In addition, physicians are pleased with their ability to customize the system’s options to their own needs. One example of this is limiting the selection of tests for results reporting or ordering, the latter of which is being pilot-tested at Path Lab. "Instead of an endocrinologist scrolling through a whole Path Lab requisition, she can set it up so that the top 10 or 20 tests and their ICD-9 codes come up," Dickinson says. On the Concierge-based service, physicians can also order supplies such as specimen containers. Meanwhile, they can get additional information on tests or results from Path Lab’s technical bulletin, which is posted on the site.

DLS’ Hope is eager to move ahead with the ordering module. "The real key, in marketing, is you want to make it easy to buy the lab’s services. We’re trying to design a requisition that can be ordered online, is faster than manual requisition, and is much less likely to be rejected by the insurance carrier for missing information," he says. "But it’s a monumental job."

To set up ordering, laboratories like DLS will have to convert their test catalogs. "Ordering online is more complicated than on paper. The names of the tests really have to be standardized." For example, different physicians might variously ask for SMA 12, or a comprehensive medical profile, or a metabolic panel—all virtually the same test. The online test catalog will have to make it clear to the physician which one of these to seek out and select.

William Temple, MD, the medical director at Health Line, where LabDat was incubated and released, agrees on the importance of the online test catalog for Internet-based ordering. Each lab in partnership with its vendor needs to customize the ordering system. Labs develop their own sets of test codes, depending on the technology, reagents, products, and methods they employ. Putting those menus or catalogs online will help eliminate the risk of incomplete information that is not uncommon on paper requisitions. "Inadvertently dropping ’non’ from ’non-malignant’ would change the course of a patient’s treatment," Dr. Temple notes. It has become second nature for pathologists to talk in code, and it’s probably a more accurate way to request tests, he says. The key will be putting those codes at the ordering physician’s fingertips.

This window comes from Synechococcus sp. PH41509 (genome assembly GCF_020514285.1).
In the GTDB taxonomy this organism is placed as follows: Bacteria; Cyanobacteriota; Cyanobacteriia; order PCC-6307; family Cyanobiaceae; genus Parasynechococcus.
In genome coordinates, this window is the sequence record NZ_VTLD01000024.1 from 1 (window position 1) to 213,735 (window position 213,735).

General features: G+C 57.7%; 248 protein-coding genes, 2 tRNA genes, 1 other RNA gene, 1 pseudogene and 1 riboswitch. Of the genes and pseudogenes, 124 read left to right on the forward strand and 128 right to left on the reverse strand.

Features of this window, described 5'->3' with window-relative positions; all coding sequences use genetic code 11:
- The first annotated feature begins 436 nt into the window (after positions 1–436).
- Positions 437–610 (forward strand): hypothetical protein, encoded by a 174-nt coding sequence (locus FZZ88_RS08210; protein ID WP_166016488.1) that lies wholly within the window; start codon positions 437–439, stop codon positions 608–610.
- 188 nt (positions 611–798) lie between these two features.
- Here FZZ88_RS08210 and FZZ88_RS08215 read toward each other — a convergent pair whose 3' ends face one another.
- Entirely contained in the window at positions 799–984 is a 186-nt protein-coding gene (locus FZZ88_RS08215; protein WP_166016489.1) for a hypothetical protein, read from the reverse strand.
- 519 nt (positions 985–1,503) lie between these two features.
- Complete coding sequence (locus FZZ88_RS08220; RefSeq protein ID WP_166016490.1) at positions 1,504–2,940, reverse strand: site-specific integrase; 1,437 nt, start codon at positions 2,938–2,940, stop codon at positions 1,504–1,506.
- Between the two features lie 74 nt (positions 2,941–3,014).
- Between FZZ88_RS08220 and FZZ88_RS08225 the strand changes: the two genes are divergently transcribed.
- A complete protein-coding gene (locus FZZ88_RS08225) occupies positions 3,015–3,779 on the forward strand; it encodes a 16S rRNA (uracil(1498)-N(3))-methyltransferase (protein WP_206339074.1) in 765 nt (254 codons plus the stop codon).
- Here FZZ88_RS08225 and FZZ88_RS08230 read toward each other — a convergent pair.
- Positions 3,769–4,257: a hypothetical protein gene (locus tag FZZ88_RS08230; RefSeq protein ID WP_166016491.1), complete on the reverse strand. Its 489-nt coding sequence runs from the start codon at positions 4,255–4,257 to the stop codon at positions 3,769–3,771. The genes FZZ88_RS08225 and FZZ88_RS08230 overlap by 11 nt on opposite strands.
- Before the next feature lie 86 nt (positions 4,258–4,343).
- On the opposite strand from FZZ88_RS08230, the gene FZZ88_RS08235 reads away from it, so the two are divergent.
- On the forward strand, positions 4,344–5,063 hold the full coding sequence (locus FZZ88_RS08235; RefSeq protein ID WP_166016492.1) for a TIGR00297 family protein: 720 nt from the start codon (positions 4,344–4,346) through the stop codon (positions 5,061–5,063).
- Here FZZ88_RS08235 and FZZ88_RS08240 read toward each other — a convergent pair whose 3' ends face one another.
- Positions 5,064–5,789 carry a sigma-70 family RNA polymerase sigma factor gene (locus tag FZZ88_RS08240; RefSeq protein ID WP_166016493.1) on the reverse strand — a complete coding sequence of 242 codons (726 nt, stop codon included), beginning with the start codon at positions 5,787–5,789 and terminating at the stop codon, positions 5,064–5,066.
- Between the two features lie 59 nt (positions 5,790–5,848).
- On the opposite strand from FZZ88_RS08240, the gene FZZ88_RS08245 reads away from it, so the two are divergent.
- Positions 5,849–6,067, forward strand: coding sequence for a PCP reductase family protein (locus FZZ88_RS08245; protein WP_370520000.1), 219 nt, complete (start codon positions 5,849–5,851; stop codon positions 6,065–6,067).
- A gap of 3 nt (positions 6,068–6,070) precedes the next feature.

Internet-based ordering can affect the physician’s office productivity in another way: by tying ordering into the physician’s billing and records systems. "The lab Internet solutions should be able to talk to the doctor’s practice management software," says Michel. "The ordering system should be able to go into the patient database and extract patient billing and demographics data necessary to complete the test requisition," he says. "At some point down the road, they’ll need to be able to do that; otherwise the nurse or system operator will have to rekey it."

New users of the services are excited about the potential for productivity improvement. DLS’ Hope says these kinds of systems have been needed for a long time. "In an industry that has had nothing but bad news for years—new regulations and payer cutbacks—we feel that the Internet is the first really good news that laboratories have had. It offers solutions to the deluge of paperwork that physicians and labs have had to bear with."

DLS’ five-year plan calls for its doctors to perform virtually all of their practice management tasks—paying bills, making inquiries, requesting a reprint of previous orders, adding orders onto existing orders, and the like—by Internet. A recent survey revealed that 40 percent of Hawaii’s physicians have Internet connections in their offices. But some of the older physicians, in Hope’s rendition, say, "’I’ve never touched a computer in my life and I ain’t about to start now,’" Hope says. "That’s why we think it’s a long-range plan."